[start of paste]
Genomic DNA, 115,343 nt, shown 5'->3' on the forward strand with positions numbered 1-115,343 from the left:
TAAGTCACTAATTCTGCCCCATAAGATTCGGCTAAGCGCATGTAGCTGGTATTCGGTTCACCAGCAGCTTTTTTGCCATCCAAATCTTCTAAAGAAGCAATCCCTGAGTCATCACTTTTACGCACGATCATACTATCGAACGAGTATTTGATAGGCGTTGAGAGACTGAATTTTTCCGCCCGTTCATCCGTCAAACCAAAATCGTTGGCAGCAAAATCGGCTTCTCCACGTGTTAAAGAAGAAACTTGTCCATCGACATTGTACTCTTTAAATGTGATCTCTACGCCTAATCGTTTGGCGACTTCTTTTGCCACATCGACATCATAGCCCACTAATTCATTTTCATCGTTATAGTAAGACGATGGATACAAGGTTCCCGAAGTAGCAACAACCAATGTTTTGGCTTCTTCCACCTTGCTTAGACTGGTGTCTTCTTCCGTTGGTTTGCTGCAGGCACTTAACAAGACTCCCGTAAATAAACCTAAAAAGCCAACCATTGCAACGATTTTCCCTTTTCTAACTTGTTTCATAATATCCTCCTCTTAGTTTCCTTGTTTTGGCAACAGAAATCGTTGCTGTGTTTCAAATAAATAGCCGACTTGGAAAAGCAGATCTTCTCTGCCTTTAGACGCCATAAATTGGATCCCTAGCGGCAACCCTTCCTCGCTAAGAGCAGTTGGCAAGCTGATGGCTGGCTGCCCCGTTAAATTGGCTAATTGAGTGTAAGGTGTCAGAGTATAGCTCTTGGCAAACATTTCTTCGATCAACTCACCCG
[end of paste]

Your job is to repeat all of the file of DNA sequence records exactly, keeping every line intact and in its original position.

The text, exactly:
Genomic DNA, 115,343 nt, shown 5'->3' on the forward strand with positions numbered 1-115,343 from the left:
TAAGTCACTAATTCTGCCCCATAAGATTCGGCTAAGCGCATGTAGCTGGTATTCGGTTCACCAGCAGCTTTTTTGCCATCCAAATCTTCTAAAGAAGCAATCCCTGAGTCATCACTTTTACGCACGATCATACTATCGAACGAGTATTTGATAGGCGTTGAGAGACTGAATTTTTCCGCCCGTTCATCCGTCAAACCAAAATCGTTGGCAGCAAAATCGGCTTCTCCACGTGTTAAAGAAGAAACTTGTCCATCGACATTGTACTCTTTAAATGTGATCTCTACGCCTAATCGTTTGGCGACTTCTTTTGCCACATCGACATCATAGCCCACTAATTCATTTTCATCGTTATAGTAAGACGATGGATACAAGGTTCCCGAAGTAGCAACAACCAATGTTTTGGCTTCTTCCACCTTGCTTAGACTGGTGTCTTCTTCCGTTGGTTTGCTGCAGGCACTTAACAAGACTCCCGTAAATAAACCTAAAAAGCCAACCATTGCAACGATTTTCCCTTTTCTAACTTGTTTCATAATATCCTCCTCTTAGTTTCCTTGTTTTGGCAACAGAAATCGTTGCTGTGTTTCAAATAAATAGCCGACTTGGAAAAGCAGATCTTCTCTGCCTTTAGACGCCATAAATTGGATCCCTAGCGGCAACCCTTCCTCGCTAAGAGCAGTTGGCAAGCTGATGGCTGGCTGCCCCGTTAAATTGGCTAATTGAGTGTAAGGTGTCAGAGTATAGCTCTTGGCAAACATTTCTTCGATCAACTCACCCG